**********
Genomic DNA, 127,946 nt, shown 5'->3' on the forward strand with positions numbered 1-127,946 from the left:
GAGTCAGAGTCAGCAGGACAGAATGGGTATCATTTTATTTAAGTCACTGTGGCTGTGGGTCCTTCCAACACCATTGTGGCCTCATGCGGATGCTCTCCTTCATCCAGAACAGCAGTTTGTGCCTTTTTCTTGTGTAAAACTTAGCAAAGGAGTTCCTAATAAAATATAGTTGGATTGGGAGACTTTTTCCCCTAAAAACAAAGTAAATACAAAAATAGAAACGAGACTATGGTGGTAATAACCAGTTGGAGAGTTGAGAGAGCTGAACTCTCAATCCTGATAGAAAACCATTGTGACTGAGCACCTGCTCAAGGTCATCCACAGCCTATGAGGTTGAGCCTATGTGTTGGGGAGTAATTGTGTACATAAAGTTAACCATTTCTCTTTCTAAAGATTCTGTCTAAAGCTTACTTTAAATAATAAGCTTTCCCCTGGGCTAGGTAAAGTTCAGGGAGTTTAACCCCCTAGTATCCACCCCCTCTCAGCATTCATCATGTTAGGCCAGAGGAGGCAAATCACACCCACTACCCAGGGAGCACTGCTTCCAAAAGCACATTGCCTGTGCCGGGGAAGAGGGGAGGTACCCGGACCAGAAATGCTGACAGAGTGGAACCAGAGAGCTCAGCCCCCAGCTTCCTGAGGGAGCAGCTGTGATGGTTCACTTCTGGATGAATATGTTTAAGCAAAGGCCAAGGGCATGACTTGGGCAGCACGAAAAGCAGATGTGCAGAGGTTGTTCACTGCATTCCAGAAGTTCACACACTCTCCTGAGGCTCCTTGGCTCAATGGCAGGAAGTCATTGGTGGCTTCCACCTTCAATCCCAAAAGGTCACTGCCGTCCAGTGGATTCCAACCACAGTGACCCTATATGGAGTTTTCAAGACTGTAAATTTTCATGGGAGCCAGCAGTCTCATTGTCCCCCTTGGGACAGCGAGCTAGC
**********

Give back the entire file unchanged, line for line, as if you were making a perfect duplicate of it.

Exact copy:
Genomic DNA, 127,946 nt, shown 5'->3' on the forward strand with positions numbered 1-127,946 from the left:
GAGTCAGAGTCAGCAGGACAGAATGGGTATCATTTTATTTAAGTCACTGTGGCTGTGGGTCCTTCCAACACCATTGTGGCCTCATGCGGATGCTCTCCTTCATCCAGAACAGCAGTTTGTGCCTTTTTCTTGTGTAAAACTTAGCAAAGGAGTTCCTAATAAAATATAGTTGGATTGGGAGACTTTTTCCCCTAAAAACAAAGTAAATACAAAAATAGAAACGAGACTATGGTGGTAATAACCAGTTGGAGAGTTGAGAGAGCTGAACTCTCAATCCTGATAGAAAACCATTGTGACTGAGCACCTGCTCAAGGTCATCCACAGCCTATGAGGTTGAGCCTATGTGTTGGGGAGTAATTGTGTACATAAAGTTAACCATTTCTCTTTCTAAAGATTCTGTCTAAAGCTTACTTTAAATAATAAGCTTTCCCCTGGGCTAGGTAAAGTTCAGGGAGTTTAACCCCCTAGTATCCACCCCCTCTCAGCATTCATCATGTTAGGCCAGAGGAGGCAAATCACACCCACTACCCAGGGAGCACTGCTTCCAAAAGCACATTGCCTGTGCCGGGGAAGAGGGGAGGTACCCGGACCAGAAATGCTGACAGAGTGGAACCAGAGAGCTCAGCCCCCAGCTTCCTGAGGGAGCAGCTGTGATGGTTCACTTCTGGATGAATATGTTTAAGCAAAGGCCAAGGGCATGACTTGGGCAGCACGAAAAGCAGATGTGCAGAGGTTGTTCACTGCATTCCAGAAGTTCACACACTCTCCTGAGGCTCCTTGGCTCAATGGCAGGAAGTCATTGGTGGCTTCCACCTTCAATCCCAAAAGGTCACTGCCGTCCAGTGGATTCCAACCACAGTGACCCTATATGGAGTTTTCAAGACTGTAAATTTTCATGGGAGCCAGCAGTCTCATTGTCCCCCTTGGGACAGCGAGCTAGC